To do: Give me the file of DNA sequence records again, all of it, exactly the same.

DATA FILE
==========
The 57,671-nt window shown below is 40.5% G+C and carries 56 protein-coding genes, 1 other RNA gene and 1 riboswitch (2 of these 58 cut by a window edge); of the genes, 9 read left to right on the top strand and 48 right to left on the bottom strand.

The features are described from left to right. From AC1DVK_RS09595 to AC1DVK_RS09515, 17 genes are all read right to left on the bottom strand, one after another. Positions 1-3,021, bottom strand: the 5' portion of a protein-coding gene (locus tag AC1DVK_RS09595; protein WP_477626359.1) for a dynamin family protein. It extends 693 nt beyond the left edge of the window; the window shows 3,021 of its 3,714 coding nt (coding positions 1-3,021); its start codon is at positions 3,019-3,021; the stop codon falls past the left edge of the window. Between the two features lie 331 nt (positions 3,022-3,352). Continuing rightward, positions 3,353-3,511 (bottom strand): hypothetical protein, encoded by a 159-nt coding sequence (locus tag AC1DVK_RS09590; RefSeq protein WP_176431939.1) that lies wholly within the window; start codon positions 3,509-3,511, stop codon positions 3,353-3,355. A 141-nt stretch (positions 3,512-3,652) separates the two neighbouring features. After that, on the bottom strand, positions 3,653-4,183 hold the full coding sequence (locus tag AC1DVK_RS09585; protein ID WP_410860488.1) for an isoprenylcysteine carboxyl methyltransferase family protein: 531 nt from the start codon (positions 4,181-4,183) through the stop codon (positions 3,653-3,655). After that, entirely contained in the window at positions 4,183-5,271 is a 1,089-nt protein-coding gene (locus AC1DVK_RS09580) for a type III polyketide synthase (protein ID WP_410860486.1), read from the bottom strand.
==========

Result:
The 57,671-nt window shown below is 40.5% G+C and carries 56 protein-coding genes, 1 other RNA gene and 1 riboswitch (2 of these 58 cut by a window edge); of the genes, 9 read left to right on the top strand and 48 right to left on the bottom strand.

The features are described from left to right. From AC1DVK_RS09595 to AC1DVK_RS09515, 17 genes are all read right to left on the bottom strand, one after another. Positions 1-3,021, bottom strand: the 5' portion of a protein-coding gene (locus tag AC1DVK_RS09595; protein WP_477626359.1) for a dynamin family protein. It extends 693 nt beyond the left edge of the window; the window shows 3,021 of its 3,714 coding nt (coding positions 1-3,021); its start codon is at positions 3,019-3,021; the stop codon falls past the left edge of the window. Between the two features lie 331 nt (positions 3,022-3,352). Continuing rightward, positions 3,353-3,511 (bottom strand): hypothetical protein, encoded by a 159-nt coding sequence (locus tag AC1DVK_RS09590; RefSeq protein WP_176431939.1) that lies wholly within the window; start codon positions 3,509-3,511, stop codon positions 3,353-3,355. A 141-nt stretch (positions 3,512-3,652) separates the two neighbouring features. After that, on the bottom strand, positions 3,653-4,183 hold the full coding sequence (locus tag AC1DVK_RS09585; protein ID WP_410860488.1) for an isoprenylcysteine carboxyl methyltransferase family protein: 531 nt from the start codon (positions 4,181-4,183) through the stop codon (positions 3,653-3,655). After that, entirely contained in the window at positions 4,183-5,271 is a 1,089-nt protein-coding gene (locus AC1DVK_RS09580) for a type III polyketide synthase (protein ID WP_410860486.1), read from the bottom strand.